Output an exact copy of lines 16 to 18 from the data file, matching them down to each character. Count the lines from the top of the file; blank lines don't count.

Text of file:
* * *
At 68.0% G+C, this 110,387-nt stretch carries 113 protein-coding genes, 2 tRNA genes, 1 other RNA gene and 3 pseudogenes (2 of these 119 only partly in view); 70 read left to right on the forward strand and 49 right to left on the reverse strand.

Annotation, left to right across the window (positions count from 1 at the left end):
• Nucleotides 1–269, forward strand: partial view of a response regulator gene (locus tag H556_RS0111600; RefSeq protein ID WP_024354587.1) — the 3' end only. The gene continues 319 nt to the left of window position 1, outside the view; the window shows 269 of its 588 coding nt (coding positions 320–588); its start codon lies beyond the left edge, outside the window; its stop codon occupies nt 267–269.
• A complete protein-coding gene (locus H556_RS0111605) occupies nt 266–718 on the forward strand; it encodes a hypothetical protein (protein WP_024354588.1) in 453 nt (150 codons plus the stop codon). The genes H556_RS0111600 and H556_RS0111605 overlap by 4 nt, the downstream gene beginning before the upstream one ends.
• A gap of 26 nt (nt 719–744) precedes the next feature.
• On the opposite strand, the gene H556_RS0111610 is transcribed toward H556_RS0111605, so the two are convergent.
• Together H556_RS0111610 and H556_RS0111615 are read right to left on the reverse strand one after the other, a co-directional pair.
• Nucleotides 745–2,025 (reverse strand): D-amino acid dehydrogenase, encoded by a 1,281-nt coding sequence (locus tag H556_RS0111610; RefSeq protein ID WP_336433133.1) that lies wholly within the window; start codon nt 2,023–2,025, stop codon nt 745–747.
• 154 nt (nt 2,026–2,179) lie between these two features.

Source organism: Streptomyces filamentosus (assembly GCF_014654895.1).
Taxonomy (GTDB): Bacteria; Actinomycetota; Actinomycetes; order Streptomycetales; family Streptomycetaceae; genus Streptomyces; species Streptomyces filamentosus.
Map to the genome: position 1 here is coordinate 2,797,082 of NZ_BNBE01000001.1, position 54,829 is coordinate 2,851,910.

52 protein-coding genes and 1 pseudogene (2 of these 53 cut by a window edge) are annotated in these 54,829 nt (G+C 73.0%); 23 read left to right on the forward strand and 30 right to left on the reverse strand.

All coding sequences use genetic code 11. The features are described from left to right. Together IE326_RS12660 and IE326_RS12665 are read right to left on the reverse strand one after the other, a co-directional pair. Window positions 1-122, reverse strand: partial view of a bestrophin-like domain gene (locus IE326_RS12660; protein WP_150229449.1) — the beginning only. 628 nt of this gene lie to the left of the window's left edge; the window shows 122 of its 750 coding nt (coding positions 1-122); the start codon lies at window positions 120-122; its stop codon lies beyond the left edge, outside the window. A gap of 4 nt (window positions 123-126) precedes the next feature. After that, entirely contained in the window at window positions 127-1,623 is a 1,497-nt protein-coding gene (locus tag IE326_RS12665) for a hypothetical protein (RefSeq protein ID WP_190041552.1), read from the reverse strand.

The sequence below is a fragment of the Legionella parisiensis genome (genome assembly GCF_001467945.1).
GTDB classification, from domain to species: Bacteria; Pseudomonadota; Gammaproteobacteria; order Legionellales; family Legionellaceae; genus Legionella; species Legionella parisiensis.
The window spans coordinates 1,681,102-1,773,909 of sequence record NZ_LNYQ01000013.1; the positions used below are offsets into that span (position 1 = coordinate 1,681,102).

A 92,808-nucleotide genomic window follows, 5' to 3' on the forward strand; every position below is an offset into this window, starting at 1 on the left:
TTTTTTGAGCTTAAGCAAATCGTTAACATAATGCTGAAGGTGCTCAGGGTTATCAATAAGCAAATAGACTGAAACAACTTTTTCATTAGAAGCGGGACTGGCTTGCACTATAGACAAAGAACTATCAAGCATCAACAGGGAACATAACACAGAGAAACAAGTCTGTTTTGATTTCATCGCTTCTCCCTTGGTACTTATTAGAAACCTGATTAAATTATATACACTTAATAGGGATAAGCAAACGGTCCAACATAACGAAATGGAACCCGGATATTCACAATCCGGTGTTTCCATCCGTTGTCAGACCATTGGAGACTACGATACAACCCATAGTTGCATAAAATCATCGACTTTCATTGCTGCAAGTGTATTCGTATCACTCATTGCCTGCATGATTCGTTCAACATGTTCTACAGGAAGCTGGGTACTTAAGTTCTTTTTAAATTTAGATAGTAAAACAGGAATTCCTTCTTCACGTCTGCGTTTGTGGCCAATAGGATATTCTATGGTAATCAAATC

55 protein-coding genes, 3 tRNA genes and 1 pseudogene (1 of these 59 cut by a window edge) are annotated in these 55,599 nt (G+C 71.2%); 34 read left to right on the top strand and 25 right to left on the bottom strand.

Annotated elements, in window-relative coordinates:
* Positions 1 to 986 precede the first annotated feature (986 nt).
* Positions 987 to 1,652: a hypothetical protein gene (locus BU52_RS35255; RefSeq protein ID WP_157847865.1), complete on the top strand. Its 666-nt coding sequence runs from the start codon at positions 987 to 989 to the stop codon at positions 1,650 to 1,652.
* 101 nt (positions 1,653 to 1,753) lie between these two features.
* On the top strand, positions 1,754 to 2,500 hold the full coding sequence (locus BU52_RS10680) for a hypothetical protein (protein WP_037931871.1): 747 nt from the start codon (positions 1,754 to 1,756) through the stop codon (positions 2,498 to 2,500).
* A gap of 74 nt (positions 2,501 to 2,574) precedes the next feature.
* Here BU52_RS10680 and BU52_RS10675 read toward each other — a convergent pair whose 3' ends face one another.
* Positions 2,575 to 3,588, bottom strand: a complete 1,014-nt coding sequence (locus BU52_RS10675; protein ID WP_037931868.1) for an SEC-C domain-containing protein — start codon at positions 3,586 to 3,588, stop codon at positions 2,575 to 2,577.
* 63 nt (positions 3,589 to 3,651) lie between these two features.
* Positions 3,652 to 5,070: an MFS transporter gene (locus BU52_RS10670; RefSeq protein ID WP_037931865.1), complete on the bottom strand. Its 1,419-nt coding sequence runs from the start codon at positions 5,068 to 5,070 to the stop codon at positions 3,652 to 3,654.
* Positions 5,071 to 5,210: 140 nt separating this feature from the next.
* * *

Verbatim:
GTDB classification, from domain to species: Bacteria; Pseudomonadota; Gammaproteobacteria; order Legionellales; family Legionellaceae; genus Legionella; species Legionella parisiensis.
The window spans coordinates 1,681,102-1,773,909 of sequence record NZ_LNYQ01000013.1; the positions used below are offsets into that span (position 1 = coordinate 1,681,102).

A 92,808-nucleotide genomic window follows, 5' to 3' on the forward strand; every position below is an offset into this window, starting at 1 on the left: